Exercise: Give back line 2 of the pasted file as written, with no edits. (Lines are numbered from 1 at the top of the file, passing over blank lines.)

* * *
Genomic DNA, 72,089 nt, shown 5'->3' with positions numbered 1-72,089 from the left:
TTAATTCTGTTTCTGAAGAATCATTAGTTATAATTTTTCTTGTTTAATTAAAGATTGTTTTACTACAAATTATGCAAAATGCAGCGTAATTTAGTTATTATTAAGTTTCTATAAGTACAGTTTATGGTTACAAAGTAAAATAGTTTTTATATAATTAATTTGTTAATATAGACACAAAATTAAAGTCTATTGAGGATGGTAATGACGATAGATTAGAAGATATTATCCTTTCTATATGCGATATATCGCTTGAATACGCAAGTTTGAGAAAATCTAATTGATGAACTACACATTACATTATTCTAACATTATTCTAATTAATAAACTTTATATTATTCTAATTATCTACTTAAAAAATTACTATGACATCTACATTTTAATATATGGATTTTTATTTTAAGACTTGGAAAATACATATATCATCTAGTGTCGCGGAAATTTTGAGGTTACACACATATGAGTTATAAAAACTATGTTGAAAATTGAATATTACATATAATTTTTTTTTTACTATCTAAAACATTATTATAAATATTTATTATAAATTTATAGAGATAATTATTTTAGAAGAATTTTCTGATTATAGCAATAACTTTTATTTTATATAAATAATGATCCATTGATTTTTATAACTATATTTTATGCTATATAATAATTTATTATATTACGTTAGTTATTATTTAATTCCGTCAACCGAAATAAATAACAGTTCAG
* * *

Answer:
TTAATTCTGTTTCTGAAGAATCATTAGTTATAATTTTTCTTGTTTAATTAAAGATTGTTTTACTACAAATTATGCAAAATGCAGCGTAATTTAGTTATTATTAAGTTTCTATAAGTACAGTTTATGGTTACAAAGTAAAATAGTTTTTATATAATTAATTTGTTAATATAGACACAAAATTAAAGTCTATTGAGGATGGTAATGACGATAGATTAGAAGATATTATCCTTTCTATATGCGATATATCGCTTGAATACGCAAGTTTGAGAAAATCTAATTGATGAACTACACATTACATTATTCTAACATTATTCTAATTAATAAACTTTATATTATTCTAATTATCTACTTAAAAAATTACTATGACATCTACATTTTAATATATGGATTTTTATTTTAAGACTTGGAAAATACATATATCATCTAGTGTCGCGGAAATTTTGAGGTTACACACATATGAGTTATAAAAACTATGTTGAAAATTGAATATTACATATAATTTTTTTTTTACTATCTAAAACATTATTATAAATATTTATTATAAATTTATAGAGATAATTATTTTAGAAGAATTTTCTGATTATAGCAATAACTTTTATTTTATATAAATAATGATCCATTGATTTTTATAACTATATTTTATGCTATATAATAATTTATTATATTACGTTAGTTATTATTTAATTCCGTCAACCGAAATAAATAACAGTTCAG